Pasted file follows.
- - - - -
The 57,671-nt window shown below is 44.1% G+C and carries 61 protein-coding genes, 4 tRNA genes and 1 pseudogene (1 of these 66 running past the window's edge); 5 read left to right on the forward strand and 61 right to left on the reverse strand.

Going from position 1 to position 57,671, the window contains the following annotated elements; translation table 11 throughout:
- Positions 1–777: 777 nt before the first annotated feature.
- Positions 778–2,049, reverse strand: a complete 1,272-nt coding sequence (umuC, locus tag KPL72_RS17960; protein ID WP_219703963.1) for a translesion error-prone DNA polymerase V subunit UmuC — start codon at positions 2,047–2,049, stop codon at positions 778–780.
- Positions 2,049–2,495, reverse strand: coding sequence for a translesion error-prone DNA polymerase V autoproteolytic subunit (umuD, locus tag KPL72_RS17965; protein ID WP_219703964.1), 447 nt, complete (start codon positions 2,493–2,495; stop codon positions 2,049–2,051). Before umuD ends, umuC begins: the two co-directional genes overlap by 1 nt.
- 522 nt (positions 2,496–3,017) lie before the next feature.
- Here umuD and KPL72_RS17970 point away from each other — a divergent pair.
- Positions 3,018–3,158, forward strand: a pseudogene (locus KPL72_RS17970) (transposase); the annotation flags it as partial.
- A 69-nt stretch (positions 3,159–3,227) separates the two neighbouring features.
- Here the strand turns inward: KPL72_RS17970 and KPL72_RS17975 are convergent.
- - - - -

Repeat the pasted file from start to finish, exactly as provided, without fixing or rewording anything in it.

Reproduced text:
The 57,671-nt window shown below is 44.1% G+C and carries 61 protein-coding genes, 4 tRNA genes and 1 pseudogene (1 of these 66 running past the window's edge); 5 read left to right on the forward strand and 61 right to left on the reverse strand.

Going from position 1 to position 57,671, the window contains the following annotated elements; translation table 11 throughout:
- Positions 1–777: 777 nt before the first annotated feature.
- Positions 778–2,049, reverse strand: a complete 1,272-nt coding sequence (umuC, locus tag KPL72_RS17960; protein ID WP_219703963.1) for a translesion error-prone DNA polymerase V subunit UmuC — start codon at positions 2,047–2,049, stop codon at positions 778–780.
- Positions 2,049–2,495, reverse strand: coding sequence for a translesion error-prone DNA polymerase V autoproteolytic subunit (umuD, locus tag KPL72_RS17965; protein ID WP_219703964.1), 447 nt, complete (start codon positions 2,493–2,495; stop codon positions 2,049–2,051). Before umuD ends, umuC begins: the two co-directional genes overlap by 1 nt.
- 522 nt (positions 2,496–3,017) lie before the next feature.
- Here umuD and KPL72_RS17970 point away from each other — a divergent pair.
- Positions 3,018–3,158, forward strand: a pseudogene (locus KPL72_RS17970) (transposase); the annotation flags it as partial.
- A 69-nt stretch (positions 3,159–3,227) separates the two neighbouring features.
- Here the strand turns inward: KPL72_RS17970 and KPL72_RS17975 are convergent.